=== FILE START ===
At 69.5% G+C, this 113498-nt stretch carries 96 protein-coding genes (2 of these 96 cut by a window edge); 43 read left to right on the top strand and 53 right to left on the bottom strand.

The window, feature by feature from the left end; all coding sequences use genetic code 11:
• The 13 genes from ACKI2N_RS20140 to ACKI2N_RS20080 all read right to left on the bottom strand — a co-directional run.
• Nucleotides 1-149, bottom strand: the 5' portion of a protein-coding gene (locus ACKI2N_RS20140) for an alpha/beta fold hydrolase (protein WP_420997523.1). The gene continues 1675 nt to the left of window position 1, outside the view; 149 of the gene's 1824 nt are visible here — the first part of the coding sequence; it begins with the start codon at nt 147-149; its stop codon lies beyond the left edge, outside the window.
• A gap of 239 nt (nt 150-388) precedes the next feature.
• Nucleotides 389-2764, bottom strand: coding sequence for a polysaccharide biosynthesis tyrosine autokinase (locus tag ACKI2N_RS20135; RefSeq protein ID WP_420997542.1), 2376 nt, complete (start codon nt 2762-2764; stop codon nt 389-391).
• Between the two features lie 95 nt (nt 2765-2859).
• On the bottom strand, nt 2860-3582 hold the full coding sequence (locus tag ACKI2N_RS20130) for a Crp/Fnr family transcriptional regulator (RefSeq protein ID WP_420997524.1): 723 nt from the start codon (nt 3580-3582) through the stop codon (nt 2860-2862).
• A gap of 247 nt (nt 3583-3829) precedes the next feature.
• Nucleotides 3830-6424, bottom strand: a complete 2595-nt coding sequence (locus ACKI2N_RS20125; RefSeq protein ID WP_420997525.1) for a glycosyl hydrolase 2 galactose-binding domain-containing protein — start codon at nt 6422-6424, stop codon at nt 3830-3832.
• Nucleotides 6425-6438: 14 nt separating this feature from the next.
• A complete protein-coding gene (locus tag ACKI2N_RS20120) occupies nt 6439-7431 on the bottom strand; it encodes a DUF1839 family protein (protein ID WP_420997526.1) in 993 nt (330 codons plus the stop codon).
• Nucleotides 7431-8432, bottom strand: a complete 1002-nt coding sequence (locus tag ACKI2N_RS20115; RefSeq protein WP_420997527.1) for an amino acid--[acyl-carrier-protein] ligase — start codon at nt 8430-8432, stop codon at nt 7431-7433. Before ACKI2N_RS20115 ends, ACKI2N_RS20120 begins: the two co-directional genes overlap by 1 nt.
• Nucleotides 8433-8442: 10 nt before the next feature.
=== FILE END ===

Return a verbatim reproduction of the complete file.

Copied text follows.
At 69.5% G+C, this 113498-nt stretch carries 96 protein-coding genes (2 of these 96 cut by a window edge); 43 read left to right on the top strand and 53 right to left on the bottom strand.

The window, feature by feature from the left end; all coding sequences use genetic code 11:
• The 13 genes from ACKI2N_RS20140 to ACKI2N_RS20080 all read right to left on the bottom strand — a co-directional run.
• Nucleotides 1-149, bottom strand: the 5' portion of a protein-coding gene (locus ACKI2N_RS20140) for an alpha/beta fold hydrolase (protein WP_420997523.1). The gene continues 1675 nt to the left of window position 1, outside the view; 149 of the gene's 1824 nt are visible here — the first part of the coding sequence; it begins with the start codon at nt 147-149; its stop codon lies beyond the left edge, outside the window.
• A gap of 239 nt (nt 150-388) precedes the next feature.
• Nucleotides 389-2764, bottom strand: coding sequence for a polysaccharide biosynthesis tyrosine autokinase (locus tag ACKI2N_RS20135; RefSeq protein ID WP_420997542.1), 2376 nt, complete (start codon nt 2762-2764; stop codon nt 389-391).
• Between the two features lie 95 nt (nt 2765-2859).
• On the bottom strand, nt 2860-3582 hold the full coding sequence (locus tag ACKI2N_RS20130) for a Crp/Fnr family transcriptional regulator (RefSeq protein ID WP_420997524.1): 723 nt from the start codon (nt 3580-3582) through the stop codon (nt 2860-2862).
• A gap of 247 nt (nt 3583-3829) precedes the next feature.
• Nucleotides 3830-6424, bottom strand: a complete 2595-nt coding sequence (locus ACKI2N_RS20125; RefSeq protein ID WP_420997525.1) for a glycosyl hydrolase 2 galactose-binding domain-containing protein — start codon at nt 6422-6424, stop codon at nt 3830-3832.
• Nucleotides 6425-6438: 14 nt separating this feature from the next.
• A complete protein-coding gene (locus tag ACKI2N_RS20120) occupies nt 6439-7431 on the bottom strand; it encodes a DUF1839 family protein (protein ID WP_420997526.1) in 993 nt (330 codons plus the stop codon).
• Nucleotides 7431-8432, bottom strand: a complete 1002-nt coding sequence (locus tag ACKI2N_RS20115; RefSeq protein WP_420997527.1) for an amino acid--[acyl-carrier-protein] ligase — start codon at nt 8430-8432, stop codon at nt 7431-7433. Before ACKI2N_RS20115 ends, ACKI2N_RS20120 begins: the two co-directional genes overlap by 1 nt.
• Nucleotides 8433-8442: 10 nt before the next feature.